epicure


epicure
epicure, gourmet, gourmand, glutton, bon vivant, gastronome mean one who takes pleasure in eating and drinking.
An epicure is one who is choice and fastidious while at the same time voluptuous in enjoyment of food and drink; the term is also applied to a connoisseur in an art involving both feasting and delicacy of taste
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I am become a perfect epicure in reading; plain beef or solid mutton will never do— Goldsmith

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an epicure in many of the delights of the senses— Canby

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A gourmet is a connoisseur in delicate or exotic dishes, liquors, and wines; the term carries as its distinctive connotation the savoring as of each morsel of food or sip of wine, and the power to distinguish delicate differences in flavor or quality
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the most finished gourmet of my acquaintance— Thackeray

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eating habits ... of a determined gourmet, verging at times on those of a gourmand— Kahn

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Gour-mand implies less fastidiousness and less discernment than gourmet, but it suggests a hearty interest in and enjoyment of good food and drink rather than, as glutton does, greedy and voracious eating and drinking
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I dare say, their table is always good, for the Landgrave is a gourmandChesterfield

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youth is a gourmand when it cannot be a gourmet— McClure's Mag.

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it would be difficult to determine whether they were most to be distinguished as gluttons or epicures; for they were, at once, dainty and voracious, understood the right and the wrong of every dish, and alike emptied the one and the other— Burney

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Bon vivant differs little from gourmand except in its stronger connotation of a lively or spirited enjoyment of the pleasures of the table, especially in the company of others
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the Major was somewhat of a bon vivant, and his wine was excellent— Scott

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he was also a bon vivant, a diner-out, and a storyteller— Fraser's Mag.

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Gastronome is equivalent to epicure, with perhaps greater stress on expert knowledge and appreciation of fine food and wine and of the ritual of preparation and serving of them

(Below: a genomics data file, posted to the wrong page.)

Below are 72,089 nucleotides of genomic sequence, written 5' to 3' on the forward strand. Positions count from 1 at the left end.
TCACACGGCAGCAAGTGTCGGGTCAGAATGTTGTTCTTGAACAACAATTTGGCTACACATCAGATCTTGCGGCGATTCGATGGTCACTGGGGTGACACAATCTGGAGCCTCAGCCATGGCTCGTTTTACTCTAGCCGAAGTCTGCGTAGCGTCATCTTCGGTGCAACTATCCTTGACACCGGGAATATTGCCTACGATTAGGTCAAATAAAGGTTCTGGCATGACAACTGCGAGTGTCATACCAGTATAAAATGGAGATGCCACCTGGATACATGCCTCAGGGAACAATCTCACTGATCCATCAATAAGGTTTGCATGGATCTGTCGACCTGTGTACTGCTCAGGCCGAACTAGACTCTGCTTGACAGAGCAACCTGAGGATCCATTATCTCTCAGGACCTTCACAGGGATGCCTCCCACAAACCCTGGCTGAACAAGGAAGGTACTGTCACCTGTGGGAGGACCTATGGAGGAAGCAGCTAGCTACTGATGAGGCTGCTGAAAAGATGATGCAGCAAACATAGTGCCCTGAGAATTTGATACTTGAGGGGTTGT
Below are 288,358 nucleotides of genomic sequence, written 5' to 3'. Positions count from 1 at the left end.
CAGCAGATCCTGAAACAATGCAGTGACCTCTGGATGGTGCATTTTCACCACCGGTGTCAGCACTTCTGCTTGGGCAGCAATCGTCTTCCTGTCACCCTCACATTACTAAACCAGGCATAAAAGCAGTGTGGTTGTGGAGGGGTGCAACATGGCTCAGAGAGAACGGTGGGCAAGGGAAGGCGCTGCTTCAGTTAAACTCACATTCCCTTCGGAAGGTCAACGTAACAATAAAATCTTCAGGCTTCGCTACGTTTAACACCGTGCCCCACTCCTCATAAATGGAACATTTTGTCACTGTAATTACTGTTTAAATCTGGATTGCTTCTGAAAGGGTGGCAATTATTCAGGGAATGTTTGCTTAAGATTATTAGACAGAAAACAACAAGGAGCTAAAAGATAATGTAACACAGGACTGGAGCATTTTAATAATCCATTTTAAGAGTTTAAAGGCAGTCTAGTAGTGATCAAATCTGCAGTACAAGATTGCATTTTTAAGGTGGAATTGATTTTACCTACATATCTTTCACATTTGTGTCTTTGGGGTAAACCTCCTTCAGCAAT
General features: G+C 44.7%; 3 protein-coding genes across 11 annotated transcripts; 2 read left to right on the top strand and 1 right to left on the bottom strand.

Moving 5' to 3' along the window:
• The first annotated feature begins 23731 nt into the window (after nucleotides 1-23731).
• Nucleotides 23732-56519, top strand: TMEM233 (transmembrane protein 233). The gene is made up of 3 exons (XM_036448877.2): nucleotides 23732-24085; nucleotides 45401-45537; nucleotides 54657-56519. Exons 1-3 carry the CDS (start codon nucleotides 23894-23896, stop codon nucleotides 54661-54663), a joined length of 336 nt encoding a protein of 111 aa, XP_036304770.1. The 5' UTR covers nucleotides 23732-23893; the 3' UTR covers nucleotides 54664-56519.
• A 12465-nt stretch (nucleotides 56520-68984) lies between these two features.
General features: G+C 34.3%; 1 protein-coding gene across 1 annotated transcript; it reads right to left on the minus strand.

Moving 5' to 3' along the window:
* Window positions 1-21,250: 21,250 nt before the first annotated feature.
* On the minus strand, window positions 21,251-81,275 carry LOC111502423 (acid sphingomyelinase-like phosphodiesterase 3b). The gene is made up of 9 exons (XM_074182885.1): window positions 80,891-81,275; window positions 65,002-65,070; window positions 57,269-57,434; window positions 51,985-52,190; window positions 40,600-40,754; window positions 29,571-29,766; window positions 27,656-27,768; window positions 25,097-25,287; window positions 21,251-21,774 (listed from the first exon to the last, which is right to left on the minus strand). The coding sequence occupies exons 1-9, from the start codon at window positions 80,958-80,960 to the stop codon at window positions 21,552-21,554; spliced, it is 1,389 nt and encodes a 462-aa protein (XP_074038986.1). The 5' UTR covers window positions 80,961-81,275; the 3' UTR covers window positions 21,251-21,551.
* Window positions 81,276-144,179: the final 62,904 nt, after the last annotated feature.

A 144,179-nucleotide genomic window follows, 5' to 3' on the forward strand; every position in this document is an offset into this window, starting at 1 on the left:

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a conversation on the mysteries of the table, which ... a modern gastronome might have listened to with pleasure— Scott

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Analogous words: connoisseur, *aesthete, dilettante

New Dictionary of Synonyms. 2014.

Synonyms:

Look at other dictionaries:

  • Epicure — Épicure Pour les articles homonymes, voir Epicure (homonymie). Épicure (Ἐπίκουρος) Philosophe Grec Antiquité …   Wikipédia en Français

  • ÉPICURE — Quand Épicure fonda son école à Athènes, en 306 avant J. C., la vie culturelle de la Grèce était dominée par les deux grandes écoles qui avaient recueilli l’héritage de Platon et d’Aristote: l’Académie et le Lycée. Épicure eut clairement… …   Encyclopédie Universelle

  • epicure — [ep′i kyoor΄] n. [< L Epicurus < Gr Epikouros: see EPICURUS] 1. a person who enjoys and has a discriminating taste for fine foods and drinks 2. Archaic a person who is especially fond of luxury and sensuous pleasure SYN. an EPICURE is a… …   English World dictionary

  • Epicure — Ep i*cure, n. [L. Epicurus, Gr. ?, a famous Greek philosopher, who has been regarded, but erroneously, as teaching a doctrine of refined voluptuousness.] 1. A follower of Epicurus; an Epicurean. [Obs.] Bacon. [1913 Webster] 2. One devoted to… …   The Collaborative International Dictionary of English

  • Epicure — ÉPICURE: Le mépriser …   Dictionnaire des idées reçues

  • epicure — late 14c., follower of Epicurus, from L. Epicurus, from Gk. Epicouros (341 270 B.C.E.), Athenian philosopher who taught that pleasure is the highest good and identified virtue as the greatest pleasure; the first lesson recalled, the second… …   Etymology dictionary

  • epicure — [n] gourmet bon vivant, connoisseur, Epicurean, gastronome, gastronomer, gastronomist, gourmand; concepts 348,423 …   New thesaurus

  • epicure — ► NOUN ▪ a person who takes particular pleasure in fine food and drink. ORIGIN from Epicurus (see EPICUREAN(Cf. ↑Epicureanism)) …   English terms dictionary

  • Épicure — Pour les articles homonymes, voir Épicure (homonymie). Épicure (Ἐπίκουρος) Philosophe Grec Antiquité …   Wikipédia en Français

  • épicure — (é pi ku r ) s. m. Nom d un philosophe grec, né dans l Attique l an 342 avant J. C., qui niait que les dieux eussent aucune providence, rattachait la formation des choses à la rencontre des atomes, et faisait consister le bonheur dans la volupté …   Dictionnaire de la Langue Française d'Émile Littré


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